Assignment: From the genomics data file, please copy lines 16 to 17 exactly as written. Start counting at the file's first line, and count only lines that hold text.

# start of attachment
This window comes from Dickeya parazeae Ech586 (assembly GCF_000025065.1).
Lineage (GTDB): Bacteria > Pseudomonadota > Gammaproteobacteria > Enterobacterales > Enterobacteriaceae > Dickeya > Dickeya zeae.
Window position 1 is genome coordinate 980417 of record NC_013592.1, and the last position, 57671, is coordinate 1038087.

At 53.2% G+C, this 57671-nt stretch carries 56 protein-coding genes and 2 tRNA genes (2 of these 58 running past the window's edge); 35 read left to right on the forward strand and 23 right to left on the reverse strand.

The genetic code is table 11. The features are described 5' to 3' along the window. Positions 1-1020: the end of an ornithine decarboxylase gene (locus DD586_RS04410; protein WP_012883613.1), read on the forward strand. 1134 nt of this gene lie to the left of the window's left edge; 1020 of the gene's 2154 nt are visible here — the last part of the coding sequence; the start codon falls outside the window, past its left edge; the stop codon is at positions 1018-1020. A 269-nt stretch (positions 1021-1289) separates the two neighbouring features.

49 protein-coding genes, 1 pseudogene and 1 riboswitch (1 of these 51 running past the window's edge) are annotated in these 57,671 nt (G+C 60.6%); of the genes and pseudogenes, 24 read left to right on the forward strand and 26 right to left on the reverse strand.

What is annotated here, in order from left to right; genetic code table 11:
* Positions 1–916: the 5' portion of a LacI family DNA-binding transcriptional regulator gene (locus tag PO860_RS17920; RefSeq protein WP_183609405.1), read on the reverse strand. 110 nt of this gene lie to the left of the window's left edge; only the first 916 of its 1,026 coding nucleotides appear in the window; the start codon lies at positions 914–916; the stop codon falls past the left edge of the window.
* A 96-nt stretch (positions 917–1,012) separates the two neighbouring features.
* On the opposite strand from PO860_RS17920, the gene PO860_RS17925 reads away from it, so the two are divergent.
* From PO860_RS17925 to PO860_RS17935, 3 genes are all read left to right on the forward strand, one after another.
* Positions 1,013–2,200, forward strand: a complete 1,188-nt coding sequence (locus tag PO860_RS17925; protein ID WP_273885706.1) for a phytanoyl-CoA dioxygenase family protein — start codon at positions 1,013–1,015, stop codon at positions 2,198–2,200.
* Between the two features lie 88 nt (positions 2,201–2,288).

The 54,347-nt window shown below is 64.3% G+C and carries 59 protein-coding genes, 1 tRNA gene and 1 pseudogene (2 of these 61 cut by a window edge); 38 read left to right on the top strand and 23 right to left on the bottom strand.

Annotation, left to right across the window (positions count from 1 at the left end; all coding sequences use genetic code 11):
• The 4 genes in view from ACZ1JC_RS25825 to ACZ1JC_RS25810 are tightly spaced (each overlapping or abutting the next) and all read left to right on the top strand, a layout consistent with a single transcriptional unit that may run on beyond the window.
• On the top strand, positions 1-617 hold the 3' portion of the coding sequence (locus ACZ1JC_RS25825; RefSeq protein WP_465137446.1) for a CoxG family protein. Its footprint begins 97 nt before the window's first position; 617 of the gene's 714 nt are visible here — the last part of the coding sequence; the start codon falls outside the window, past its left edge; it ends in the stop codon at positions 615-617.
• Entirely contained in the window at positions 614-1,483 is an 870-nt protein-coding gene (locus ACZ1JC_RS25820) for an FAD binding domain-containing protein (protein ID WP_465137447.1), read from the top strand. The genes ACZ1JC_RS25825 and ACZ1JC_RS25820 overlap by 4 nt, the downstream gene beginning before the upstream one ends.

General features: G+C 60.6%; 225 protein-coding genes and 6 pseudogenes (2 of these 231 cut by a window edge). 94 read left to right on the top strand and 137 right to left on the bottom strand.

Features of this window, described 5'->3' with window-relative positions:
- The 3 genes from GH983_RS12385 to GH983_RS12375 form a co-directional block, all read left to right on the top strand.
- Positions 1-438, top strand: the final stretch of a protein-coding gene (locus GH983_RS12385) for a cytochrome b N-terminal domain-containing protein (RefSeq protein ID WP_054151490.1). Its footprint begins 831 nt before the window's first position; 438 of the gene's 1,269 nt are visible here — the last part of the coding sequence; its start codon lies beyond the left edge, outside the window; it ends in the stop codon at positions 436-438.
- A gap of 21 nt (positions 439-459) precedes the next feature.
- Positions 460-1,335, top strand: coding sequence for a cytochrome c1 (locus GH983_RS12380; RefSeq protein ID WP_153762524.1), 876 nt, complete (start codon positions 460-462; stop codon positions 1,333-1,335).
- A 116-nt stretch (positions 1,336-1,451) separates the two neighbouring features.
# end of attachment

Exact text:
• The 4 genes in view from ACZ1JC_RS25825 to ACZ1JC_RS25810 are tightly spaced (each overlapping or abutting the next) and all read left to right on the top strand, a layout consistent with a single transcriptional unit that may run on beyond the window.
• On the top strand, positions 1-617 hold the 3' portion of the coding sequence (locus ACZ1JC_RS25825; RefSeq protein WP_465137446.1) for a CoxG family protein. Its footprint begins 97 nt before the window's first position; 617 of the gene's 714 nt are visible here — the last part of the coding sequence; the start codon falls outside the window, past its left edge; it ends in the stop codon at positions 615-617.